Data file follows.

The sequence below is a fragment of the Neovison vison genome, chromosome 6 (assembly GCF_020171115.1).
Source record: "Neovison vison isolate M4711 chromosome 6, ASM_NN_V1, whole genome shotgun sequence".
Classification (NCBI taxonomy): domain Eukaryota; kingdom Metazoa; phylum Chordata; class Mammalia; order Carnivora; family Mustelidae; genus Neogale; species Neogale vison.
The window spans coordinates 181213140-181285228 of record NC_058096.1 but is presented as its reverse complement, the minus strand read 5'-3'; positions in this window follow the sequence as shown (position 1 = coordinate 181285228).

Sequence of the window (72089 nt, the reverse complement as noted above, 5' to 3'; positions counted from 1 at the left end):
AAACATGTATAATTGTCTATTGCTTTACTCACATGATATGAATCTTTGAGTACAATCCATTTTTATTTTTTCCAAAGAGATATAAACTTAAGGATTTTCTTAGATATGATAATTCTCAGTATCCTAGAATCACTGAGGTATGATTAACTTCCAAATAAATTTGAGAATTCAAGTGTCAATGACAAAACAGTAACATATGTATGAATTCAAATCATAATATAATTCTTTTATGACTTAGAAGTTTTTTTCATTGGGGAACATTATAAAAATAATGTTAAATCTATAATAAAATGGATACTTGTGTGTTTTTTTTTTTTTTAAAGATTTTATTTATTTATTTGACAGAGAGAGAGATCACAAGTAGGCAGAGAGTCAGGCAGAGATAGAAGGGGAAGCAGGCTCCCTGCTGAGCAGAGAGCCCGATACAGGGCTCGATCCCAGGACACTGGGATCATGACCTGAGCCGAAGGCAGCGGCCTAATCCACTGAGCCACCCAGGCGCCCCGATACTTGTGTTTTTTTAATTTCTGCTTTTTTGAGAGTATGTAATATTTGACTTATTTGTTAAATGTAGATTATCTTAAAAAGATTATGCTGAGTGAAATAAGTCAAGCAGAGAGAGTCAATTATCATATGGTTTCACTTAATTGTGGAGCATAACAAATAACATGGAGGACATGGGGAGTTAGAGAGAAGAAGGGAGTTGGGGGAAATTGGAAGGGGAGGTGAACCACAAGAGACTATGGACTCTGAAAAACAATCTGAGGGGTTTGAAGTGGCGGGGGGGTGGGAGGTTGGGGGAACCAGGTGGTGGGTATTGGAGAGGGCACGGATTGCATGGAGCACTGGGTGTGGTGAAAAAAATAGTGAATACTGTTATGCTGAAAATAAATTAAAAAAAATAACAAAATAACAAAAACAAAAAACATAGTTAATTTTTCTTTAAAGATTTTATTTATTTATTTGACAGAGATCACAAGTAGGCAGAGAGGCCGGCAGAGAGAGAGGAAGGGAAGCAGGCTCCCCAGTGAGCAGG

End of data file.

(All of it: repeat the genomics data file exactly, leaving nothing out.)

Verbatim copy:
The sequence below is a fragment of the Neovison vison genome, chromosome 6 (assembly GCF_020171115.1).
Source record: "Neovison vison isolate M4711 chromosome 6, ASM_NN_V1, whole genome shotgun sequence".
Classification (NCBI taxonomy): domain Eukaryota; kingdom Metazoa; phylum Chordata; class Mammalia; order Carnivora; family Mustelidae; genus Neogale; species Neogale vison.
The window spans coordinates 181213140-181285228 of record NC_058096.1 but is presented as its reverse complement, the minus strand read 5'-3'; positions in this window follow the sequence as shown (position 1 = coordinate 181285228).

Sequence of the window (72089 nt, the reverse complement as noted above, 5' to 3'; positions counted from 1 at the left end):
AAACATGTATAATTGTCTATTGCTTTACTCACATGATATGAATCTTTGAGTACAATCCATTTTTATTTTTTCCAAAGAGATATAAACTTAAGGATTTTCTTAGATATGATAATTCTCAGTATCCTAGAATCACTGAGGTATGATTAACTTCCAAATAAATTTGAGAATTCAAGTGTCAATGACAAAACAGTAACATATGTATGAATTCAAATCATAATATAATTCTTTTATGACTTAGAAGTTTTTTTCATTGGGGAACATTATAAAAATAATGTTAAATCTATAATAAAATGGATACTTGTGTGTTTTTTTTTTTTTTAAAGATTTTATTTATTTATTTGACAGAGAGAGAGATCACAAGTAGGCAGAGAGTCAGGCAGAGATAGAAGGGGAAGCAGGCTCCCTGCTGAGCAGAGAGCCCGATACAGGGCTCGATCCCAGGACACTGGGATCATGACCTGAGCCGAAGGCAGCGGCCTAATCCACTGAGCCACCCAGGCGCCCCGATACTTGTGTTTTTTTAATTTCTGCTTTTTTGAGAGTATGTAATATTTGACTTATTTGTTAAATGTAGATTATCTTAAAAAGATTATGCTGAGTGAAATAAGTCAAGCAGAGAGAGTCAATTATCATATGGTTTCACTTAATTGTGGAGCATAACAAATAACATGGAGGACATGGGGAGTTAGAGAGAAGAAGGGAGTTGGGGGAAATTGGAAGGGGAGGTGAACCACAAGAGACTATGGACTCTGAAAAACAATCTGAGGGGTTTGAAGTGGCGGGGGGGTGGGAGGTTGGGGGAACCAGGTGGTGGGTATTGGAGAGGGCACGGATTGCATGGAGCACTGGGTGTGGTGAAAAAAATAGTGAATACTGTTATGCTGAAAATAAATTAAAAAAAATAACAAAATAACAAAAACAAAAAACATAGTTAATTTTTCTTTAAAGATTTTATTTATTTATTTGACAGAGATCACAAGTAGGCAGAGAGGCCGGCAGAGAGAGAGGAAGGGAAGCAGGCTCCCCAGTGAGCAGG